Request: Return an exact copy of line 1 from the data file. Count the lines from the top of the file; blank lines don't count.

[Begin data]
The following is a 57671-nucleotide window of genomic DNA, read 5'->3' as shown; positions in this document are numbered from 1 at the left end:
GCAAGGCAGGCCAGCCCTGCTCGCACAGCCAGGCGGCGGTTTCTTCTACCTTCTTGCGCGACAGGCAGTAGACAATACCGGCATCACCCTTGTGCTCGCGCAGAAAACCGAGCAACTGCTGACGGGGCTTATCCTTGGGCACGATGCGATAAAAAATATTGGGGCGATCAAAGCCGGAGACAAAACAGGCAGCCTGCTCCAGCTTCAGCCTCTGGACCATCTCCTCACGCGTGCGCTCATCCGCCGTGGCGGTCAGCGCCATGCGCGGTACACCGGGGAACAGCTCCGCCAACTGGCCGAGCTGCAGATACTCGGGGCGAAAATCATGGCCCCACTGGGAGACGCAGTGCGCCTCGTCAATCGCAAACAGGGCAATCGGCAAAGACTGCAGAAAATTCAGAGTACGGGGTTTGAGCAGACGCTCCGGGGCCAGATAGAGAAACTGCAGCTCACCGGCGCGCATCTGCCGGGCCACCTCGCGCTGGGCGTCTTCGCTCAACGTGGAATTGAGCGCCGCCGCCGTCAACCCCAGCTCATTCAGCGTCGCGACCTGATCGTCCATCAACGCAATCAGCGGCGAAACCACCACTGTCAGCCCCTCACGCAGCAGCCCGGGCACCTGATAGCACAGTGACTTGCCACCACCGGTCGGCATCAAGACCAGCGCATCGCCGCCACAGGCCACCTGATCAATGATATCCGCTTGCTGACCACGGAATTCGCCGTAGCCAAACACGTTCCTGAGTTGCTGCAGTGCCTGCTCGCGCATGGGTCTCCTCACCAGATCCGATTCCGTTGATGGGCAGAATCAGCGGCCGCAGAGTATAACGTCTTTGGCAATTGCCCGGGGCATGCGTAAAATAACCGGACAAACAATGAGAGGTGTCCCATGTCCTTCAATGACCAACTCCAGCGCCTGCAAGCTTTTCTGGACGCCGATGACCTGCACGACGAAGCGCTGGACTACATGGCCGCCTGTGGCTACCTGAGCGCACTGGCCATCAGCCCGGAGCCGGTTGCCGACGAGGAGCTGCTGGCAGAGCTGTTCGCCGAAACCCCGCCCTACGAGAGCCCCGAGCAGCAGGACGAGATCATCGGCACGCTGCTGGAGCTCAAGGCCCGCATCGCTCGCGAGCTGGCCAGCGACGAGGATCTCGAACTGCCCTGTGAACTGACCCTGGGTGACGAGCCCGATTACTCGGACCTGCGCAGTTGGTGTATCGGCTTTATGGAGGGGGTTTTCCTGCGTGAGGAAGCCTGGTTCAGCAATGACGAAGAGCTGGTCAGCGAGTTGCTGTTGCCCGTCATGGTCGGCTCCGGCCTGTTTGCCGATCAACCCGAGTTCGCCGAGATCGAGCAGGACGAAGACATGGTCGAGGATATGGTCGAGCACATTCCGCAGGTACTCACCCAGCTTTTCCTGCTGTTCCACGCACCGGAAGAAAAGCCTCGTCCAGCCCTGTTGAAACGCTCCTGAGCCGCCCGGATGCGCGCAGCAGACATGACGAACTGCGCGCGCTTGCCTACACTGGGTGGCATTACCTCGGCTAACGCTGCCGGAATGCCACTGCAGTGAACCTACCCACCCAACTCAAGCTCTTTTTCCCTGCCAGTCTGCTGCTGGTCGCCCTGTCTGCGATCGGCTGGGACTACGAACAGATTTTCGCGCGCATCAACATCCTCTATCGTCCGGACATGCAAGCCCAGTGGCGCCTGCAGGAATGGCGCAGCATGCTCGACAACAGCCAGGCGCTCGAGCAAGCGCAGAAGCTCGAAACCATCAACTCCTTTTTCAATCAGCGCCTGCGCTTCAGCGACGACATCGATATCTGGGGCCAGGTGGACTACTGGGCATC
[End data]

The following is a 57671-nucleotide window of genomic DNA, read 5'->3' as shown; positions in this document are numbered from 1 at the left end: